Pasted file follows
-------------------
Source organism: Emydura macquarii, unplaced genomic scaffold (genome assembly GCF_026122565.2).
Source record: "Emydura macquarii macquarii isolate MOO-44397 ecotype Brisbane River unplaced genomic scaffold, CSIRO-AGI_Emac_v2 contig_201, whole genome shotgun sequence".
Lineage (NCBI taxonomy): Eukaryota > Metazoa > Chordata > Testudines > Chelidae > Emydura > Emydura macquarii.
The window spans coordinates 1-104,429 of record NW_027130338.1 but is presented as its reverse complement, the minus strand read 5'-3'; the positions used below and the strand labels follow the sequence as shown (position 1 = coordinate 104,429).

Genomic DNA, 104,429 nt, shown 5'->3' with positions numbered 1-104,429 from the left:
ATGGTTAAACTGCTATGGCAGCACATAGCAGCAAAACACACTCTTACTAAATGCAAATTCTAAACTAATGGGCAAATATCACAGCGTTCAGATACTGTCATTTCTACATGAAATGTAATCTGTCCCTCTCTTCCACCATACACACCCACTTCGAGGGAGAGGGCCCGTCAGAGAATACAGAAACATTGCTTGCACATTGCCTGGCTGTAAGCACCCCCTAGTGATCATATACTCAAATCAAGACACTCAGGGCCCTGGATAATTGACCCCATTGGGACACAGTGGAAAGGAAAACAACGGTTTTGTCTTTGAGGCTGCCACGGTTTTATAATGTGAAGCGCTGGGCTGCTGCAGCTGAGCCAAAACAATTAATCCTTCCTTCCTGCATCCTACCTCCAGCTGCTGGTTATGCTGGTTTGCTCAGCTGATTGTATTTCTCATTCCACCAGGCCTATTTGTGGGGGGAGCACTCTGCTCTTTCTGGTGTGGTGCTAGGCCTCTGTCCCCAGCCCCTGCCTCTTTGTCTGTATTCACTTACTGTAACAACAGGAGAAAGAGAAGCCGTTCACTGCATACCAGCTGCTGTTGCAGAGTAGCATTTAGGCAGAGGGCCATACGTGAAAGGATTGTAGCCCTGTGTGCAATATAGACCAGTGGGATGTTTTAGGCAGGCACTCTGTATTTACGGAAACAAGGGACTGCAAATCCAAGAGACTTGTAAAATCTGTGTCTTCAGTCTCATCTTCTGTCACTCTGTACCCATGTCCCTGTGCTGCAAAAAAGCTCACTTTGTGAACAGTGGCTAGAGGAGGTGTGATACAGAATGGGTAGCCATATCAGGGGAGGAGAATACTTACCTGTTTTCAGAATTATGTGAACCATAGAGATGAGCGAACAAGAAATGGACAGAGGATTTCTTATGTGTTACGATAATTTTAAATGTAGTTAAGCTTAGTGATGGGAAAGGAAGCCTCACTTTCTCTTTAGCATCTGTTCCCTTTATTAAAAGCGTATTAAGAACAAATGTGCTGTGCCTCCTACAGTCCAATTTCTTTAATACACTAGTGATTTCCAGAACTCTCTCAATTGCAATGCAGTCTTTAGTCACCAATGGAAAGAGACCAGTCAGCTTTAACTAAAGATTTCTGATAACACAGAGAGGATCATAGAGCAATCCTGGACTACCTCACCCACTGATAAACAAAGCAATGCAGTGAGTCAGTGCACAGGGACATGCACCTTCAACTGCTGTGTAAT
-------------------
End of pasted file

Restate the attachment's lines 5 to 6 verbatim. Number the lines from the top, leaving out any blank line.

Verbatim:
Genomic DNA, 104,429 nt, shown 5'->3' with positions numbered 1-104,429 from the left:
ATGGTTAAACTGCTATGGCAGCACATAGCAGCAAAACACACTCTTACTAAATGCAAATTCTAAACTAATGGGCAAATATCACAGCGTTCAGATACTGTCATTTCTACATGAAATGTAATCTGTCCCTCTCTTCCACCATACACACCCACTTCGAGGGAGAGGGCCCGTCAGAGAATACAGAAACATTGCTTGCACATTGCCTGGCTGTAAGCACCCCCTAGTGATCATATACTCAAATCAAGACACTCAGGGCCCTGGATAATTGACCCCATTGGGACACAGTGGAAAGGAAAACAACGGTTTTGTCTTTGAGGCTGCCACGGTTTTATAATGTGAAGCGCTGGGCTGCTGCAGCTGAGCCAAAACAATTAATCCTTCCTTCCTGCATCCTACCTCCAGCTGCTGGTTATGCTGGTTTGCTCAGCTGATTGTATTTCTCATTCCACCAGGCCTATTTGTGGGGGGAGCACTCTGCTCTTTCTGGTGTGGTGCTAGGCCTCTGTCCCCAGCCCCTGCCTCTTTGTCTGTATTCACTTACTGTAACAACAGGAGAAAGAGAAGCCGTTCACTGCATACCAGCTGCTGTTGCAGAGTAGCATTTAGGCAGAGGGCCATACGTGAAAGGATTGTAGCCCTGTGTGCAATATAGACCAGTGGGATGTTTTAGGCAGGCACTCTGTATTTACGGAAACAAGGGACTGCAAATCCAAGAGACTTGTAAAATCTGTGTCTTCAGTCTCATCTTCTGTCACTCTGTACCCATGTCCCTGTGCTGCAAAAAAGCTCACTTTGTGAACAGTGGCTAGAGGAGGTGTGATACAGAATGGGTAGCCATATCAGGGGAGGAGAATACTTACCTGTTTTCAGAATTATGTGAACCATAGAGATGAGCGAACAAGAAATGGACAGAGGATTTCTTATGTGTTACGATAATTTTAAATGTAGTTAAGCTTAGTGATGGGAAAGGAAGCCTCACTTTCTCTTTAGCATCTGTTCCCTTTATTAAAAGCGTATTAAGAACAAATGTGCTGTGCCTCCTACAGTCCAATTTCTTTAATACACTAGTGATTTCCAGAACTCTCTCAATTGCAATGCAGTCTTTAGTCACCAATGGAAAGAGACCAGTCAGCTTTAACTAAAGATTTCTGATAACACAGAGAGGATCATAGAGCAATCCTGGACTACCTCACCCACTGATAAACAAAGCAATGCAGTGAGTCAGTGCACAGGGACATGCACCTTCAACTGCTGTGTAAT